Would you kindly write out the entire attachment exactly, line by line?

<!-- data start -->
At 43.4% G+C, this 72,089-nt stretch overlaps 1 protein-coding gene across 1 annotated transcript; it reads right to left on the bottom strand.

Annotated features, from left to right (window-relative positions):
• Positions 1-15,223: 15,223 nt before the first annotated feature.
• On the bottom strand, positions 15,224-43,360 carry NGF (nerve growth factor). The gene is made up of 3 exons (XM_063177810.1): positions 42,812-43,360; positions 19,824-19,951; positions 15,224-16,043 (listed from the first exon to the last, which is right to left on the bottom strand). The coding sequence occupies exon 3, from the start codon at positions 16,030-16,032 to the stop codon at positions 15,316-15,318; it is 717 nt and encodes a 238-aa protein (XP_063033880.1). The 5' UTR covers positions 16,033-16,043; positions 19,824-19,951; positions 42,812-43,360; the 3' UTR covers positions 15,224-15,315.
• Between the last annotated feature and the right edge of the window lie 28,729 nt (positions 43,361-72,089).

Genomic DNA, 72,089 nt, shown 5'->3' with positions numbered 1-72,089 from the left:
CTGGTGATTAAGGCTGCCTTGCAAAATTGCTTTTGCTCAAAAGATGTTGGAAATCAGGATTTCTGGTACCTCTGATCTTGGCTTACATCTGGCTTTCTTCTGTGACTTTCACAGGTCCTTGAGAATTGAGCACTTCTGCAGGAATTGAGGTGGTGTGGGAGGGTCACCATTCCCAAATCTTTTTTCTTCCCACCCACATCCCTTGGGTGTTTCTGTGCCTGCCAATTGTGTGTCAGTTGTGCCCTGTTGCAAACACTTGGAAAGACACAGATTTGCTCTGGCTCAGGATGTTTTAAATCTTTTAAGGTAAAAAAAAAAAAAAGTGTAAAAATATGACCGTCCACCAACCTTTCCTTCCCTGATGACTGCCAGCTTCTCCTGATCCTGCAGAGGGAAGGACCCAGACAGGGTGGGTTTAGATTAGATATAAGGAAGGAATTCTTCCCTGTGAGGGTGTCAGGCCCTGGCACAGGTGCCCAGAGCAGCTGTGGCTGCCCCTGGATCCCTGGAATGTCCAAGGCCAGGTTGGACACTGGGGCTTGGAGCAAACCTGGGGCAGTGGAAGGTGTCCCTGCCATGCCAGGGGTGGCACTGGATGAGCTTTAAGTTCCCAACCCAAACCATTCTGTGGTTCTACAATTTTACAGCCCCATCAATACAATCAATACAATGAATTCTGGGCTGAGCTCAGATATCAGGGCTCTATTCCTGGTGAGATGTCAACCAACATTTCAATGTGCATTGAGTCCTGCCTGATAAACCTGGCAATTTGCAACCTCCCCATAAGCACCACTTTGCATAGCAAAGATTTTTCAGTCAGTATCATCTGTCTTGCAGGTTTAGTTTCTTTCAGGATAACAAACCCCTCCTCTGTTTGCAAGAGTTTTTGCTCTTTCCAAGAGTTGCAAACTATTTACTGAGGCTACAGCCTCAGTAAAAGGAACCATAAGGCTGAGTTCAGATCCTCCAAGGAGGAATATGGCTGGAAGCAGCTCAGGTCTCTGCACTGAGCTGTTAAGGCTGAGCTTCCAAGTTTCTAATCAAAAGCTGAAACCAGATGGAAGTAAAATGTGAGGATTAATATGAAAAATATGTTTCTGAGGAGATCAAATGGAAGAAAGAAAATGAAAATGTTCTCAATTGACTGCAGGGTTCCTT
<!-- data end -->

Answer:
At 43.4% G+C, this 72,089-nt stretch overlaps 1 protein-coding gene across 1 annotated transcript; it reads right to left on the bottom strand.

Annotated features, from left to right (window-relative positions):
• Positions 1-15,223: 15,223 nt before the first annotated feature.
• On the bottom strand, positions 15,224-43,360 carry NGF (nerve growth factor). The gene is made up of 3 exons (XM_063177810.1): positions 42,812-43,360; positions 19,824-19,951; positions 15,224-16,043 (listed from the first exon to the last, which is right to left on the bottom strand). The coding sequence occupies exon 3, from the start codon at positions 16,030-16,032 to the stop codon at positions 15,316-15,318; it is 717 nt and encodes a 238-aa protein (XP_063033880.1). The 5' UTR covers positions 16,033-16,043; positions 19,824-19,951; positions 42,812-43,360; the 3' UTR covers positions 15,224-15,315.
• Between the last annotated feature and the right edge of the window lie 28,729 nt (positions 43,361-72,089).

Genomic DNA, 72,089 nt, shown 5'->3' with positions numbered 1-72,089 from the left:
CTGGTGATTAAGGCTGCCTTGCAAAATTGCTTTTGCTCAAAAGATGTTGGAAATCAGGATTTCTGGTACCTCTGATCTTGGCTTACATCTGGCTTTCTTCTGTGACTTTCACAGGTCCTTGAGAATTGAGCACTTCTGCAGGAATTGAGGTGGTGTGGGAGGGTCACCATTCCCAAATCTTTTTTCTTCCCACCCACATCCCTTGGGTGTTTCTGTGCCTGCCAATTGTGTGTCAGTTGTGCCCTGTTGCAAACACTTGGAAAGACACAGATTTGCTCTGGCTCAGGATGTTTTAAATCTTTTAAGGTAAAAAAAAAAAAAAGTGTAAAAATATGACCGTCCACCAACCTTTCCTTCCCTGATGACTGCCAGCTTCTCCTGATCCTGCAGAGGGAAGGACCCAGACAGGGTGGGTTTAGATTAGATATAAGGAAGGAATTCTTCCCTGTGAGGGTGTCAGGCCCTGGCACAGGTGCCCAGAGCAGCTGTGGCTGCCCCTGGATCCCTGGAATGTCCAAGGCCAGGTTGGACACTGGGGCTTGGAGCAAACCTGGGGCAGTGGAAGGTGTCCCTGCCATGCCAGGGGTGGCACTGGATGAGCTTTAAGTTCCCAACCCAAACCATTCTGTGGTTCTACAATTTTACAGCCCCATCAATACAATCAATACAATGAATTCTGGGCTGAGCTCAGATATCAGGGCTCTATTCCTGGTGAGATGTCAACCAACATTTCAATGTGCATTGAGTCCTGCCTGATAAACCTGGCAATTTGCAACCTCCCCATAAGCACCACTTTGCATAGCAAAGATTTTTCAGTCAGTATCATCTGTCTTGCAGGTTTAGTTTCTTTCAGGATAACAAACCCCTCCTCTGTTTGCAAGAGTTTTTGCTCTTTCCAAGAGTTGCAAACTATTTACTGAGGCTACAGCCTCAGTAAAAGGAACCATAAGGCTGAGTTCAGATCCTCCAAGGAGGAATATGGCTGGAAGCAGCTCAGGTCTCTGCACTGAGCTGTTAAGGCTGAGCTTCCAAGTTTCTAATCAAAAGCTGAAACCAGATGGAAGTAAAATGTGAGGATTAATATGAAAAATATGTTTCTGAGGAGATCAAATGGAAGAAAGAAAATGAAAATGTTCTCAATTGACTGCAGGGTTCCTT